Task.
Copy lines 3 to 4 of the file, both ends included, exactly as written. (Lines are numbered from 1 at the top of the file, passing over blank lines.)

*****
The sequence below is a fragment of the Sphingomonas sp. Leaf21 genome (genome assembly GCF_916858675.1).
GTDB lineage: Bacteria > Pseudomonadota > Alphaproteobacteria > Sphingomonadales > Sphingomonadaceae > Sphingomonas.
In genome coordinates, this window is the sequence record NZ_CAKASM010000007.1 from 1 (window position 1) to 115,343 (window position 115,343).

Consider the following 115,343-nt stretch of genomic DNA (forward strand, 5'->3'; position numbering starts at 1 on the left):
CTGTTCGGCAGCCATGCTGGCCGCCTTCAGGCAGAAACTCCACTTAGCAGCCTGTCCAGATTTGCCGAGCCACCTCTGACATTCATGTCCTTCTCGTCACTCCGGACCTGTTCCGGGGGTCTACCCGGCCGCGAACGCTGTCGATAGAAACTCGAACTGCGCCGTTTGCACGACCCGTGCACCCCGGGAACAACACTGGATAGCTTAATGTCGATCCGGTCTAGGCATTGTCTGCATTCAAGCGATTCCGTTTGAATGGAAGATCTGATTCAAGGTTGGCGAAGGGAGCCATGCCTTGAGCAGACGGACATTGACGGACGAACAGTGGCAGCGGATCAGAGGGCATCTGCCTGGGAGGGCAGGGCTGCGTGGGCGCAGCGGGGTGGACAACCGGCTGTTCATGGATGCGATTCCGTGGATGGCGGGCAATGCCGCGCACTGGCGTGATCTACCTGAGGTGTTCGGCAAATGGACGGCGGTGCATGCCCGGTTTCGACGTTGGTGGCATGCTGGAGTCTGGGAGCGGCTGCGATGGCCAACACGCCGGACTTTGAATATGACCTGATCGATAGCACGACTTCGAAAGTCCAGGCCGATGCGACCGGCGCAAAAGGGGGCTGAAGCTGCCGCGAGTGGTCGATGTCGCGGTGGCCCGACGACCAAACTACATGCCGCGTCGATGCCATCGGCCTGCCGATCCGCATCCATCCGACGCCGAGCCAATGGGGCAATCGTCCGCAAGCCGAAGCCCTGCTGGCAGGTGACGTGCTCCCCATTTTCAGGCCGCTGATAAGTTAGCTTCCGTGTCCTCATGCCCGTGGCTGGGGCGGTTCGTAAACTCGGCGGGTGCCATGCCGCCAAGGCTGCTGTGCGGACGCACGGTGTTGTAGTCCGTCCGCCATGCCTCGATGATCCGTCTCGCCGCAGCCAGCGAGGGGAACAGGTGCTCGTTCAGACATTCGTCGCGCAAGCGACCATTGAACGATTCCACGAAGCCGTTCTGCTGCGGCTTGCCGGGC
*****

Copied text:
In genome coordinates, this window is the sequence record NZ_CAKASM010000007.1 from 1 (window position 1) to 115,343 (window position 115,343).

Consider the following 115,343-nt stretch of genomic DNA (forward strand, 5'->3'; position numbering starts at 1 on the left):